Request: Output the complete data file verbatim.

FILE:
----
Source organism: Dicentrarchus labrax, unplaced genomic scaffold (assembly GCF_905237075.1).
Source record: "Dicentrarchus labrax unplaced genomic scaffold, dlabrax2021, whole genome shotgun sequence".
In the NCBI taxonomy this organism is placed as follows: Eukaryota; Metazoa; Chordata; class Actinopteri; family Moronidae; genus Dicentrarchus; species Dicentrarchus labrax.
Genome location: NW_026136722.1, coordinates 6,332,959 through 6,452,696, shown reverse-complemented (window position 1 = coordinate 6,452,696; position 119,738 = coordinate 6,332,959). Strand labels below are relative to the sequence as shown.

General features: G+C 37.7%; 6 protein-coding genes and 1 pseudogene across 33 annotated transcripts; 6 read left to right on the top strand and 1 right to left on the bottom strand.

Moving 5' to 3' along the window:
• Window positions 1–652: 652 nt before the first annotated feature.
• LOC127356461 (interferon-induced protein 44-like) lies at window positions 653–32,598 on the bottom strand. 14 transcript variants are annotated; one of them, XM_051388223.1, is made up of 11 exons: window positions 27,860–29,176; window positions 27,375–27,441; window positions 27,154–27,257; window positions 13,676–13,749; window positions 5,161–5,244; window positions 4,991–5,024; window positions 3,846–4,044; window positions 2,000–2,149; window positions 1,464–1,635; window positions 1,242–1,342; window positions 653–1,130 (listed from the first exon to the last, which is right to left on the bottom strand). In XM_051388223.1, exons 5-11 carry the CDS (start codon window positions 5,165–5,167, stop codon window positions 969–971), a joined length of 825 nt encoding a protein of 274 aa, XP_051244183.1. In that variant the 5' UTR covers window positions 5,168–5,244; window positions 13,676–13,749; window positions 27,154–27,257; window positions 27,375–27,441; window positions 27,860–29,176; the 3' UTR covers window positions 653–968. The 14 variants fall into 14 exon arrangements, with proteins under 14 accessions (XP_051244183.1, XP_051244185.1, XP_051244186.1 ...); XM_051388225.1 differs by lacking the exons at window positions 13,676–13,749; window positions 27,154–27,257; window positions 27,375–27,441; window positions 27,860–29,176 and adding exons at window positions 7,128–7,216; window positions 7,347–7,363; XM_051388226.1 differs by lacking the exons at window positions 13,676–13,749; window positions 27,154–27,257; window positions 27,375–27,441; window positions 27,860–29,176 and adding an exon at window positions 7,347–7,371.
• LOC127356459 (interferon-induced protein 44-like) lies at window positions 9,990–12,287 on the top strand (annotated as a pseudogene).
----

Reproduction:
Source organism: Dicentrarchus labrax, unplaced genomic scaffold (assembly GCF_905237075.1).
Source record: "Dicentrarchus labrax unplaced genomic scaffold, dlabrax2021, whole genome shotgun sequence".
In the NCBI taxonomy this organism is placed as follows: Eukaryota; Metazoa; Chordata; class Actinopteri; family Moronidae; genus Dicentrarchus; species Dicentrarchus labrax.
Genome location: NW_026136722.1, coordinates 6,332,959 through 6,452,696, shown reverse-complemented (window position 1 = coordinate 6,452,696; position 119,738 = coordinate 6,332,959). Strand labels below are relative to the sequence as shown.

General features: G+C 37.7%; 6 protein-coding genes and 1 pseudogene across 33 annotated transcripts; 6 read left to right on the top strand and 1 right to left on the bottom strand.

Moving 5' to 3' along the window:
• Window positions 1–652: 652 nt before the first annotated feature.
• LOC127356461 (interferon-induced protein 44-like) lies at window positions 653–32,598 on the bottom strand. 14 transcript variants are annotated; one of them, XM_051388223.1, is made up of 11 exons: window positions 27,860–29,176; window positions 27,375–27,441; window positions 27,154–27,257; window positions 13,676–13,749; window positions 5,161–5,244; window positions 4,991–5,024; window positions 3,846–4,044; window positions 2,000–2,149; window positions 1,464–1,635; window positions 1,242–1,342; window positions 653–1,130 (listed from the first exon to the last, which is right to left on the bottom strand). In XM_051388223.1, exons 5-11 carry the CDS (start codon window positions 5,165–5,167, stop codon window positions 969–971), a joined length of 825 nt encoding a protein of 274 aa, XP_051244183.1. In that variant the 5' UTR covers window positions 5,168–5,244; window positions 13,676–13,749; window positions 27,154–27,257; window positions 27,375–27,441; window positions 27,860–29,176; the 3' UTR covers window positions 653–968. The 14 variants fall into 14 exon arrangements, with proteins under 14 accessions (XP_051244183.1, XP_051244185.1, XP_051244186.1 ...); XM_051388225.1 differs by lacking the exons at window positions 13,676–13,749; window positions 27,154–27,257; window positions 27,375–27,441; window positions 27,860–29,176 and adding exons at window positions 7,128–7,216; window positions 7,347–7,363; XM_051388226.1 differs by lacking the exons at window positions 13,676–13,749; window positions 27,154–27,257; window positions 27,375–27,441; window positions 27,860–29,176 and adding an exon at window positions 7,347–7,371.
• LOC127356459 (interferon-induced protein 44-like) lies at window positions 9,990–12,287 on the top strand (annotated as a pseudogene).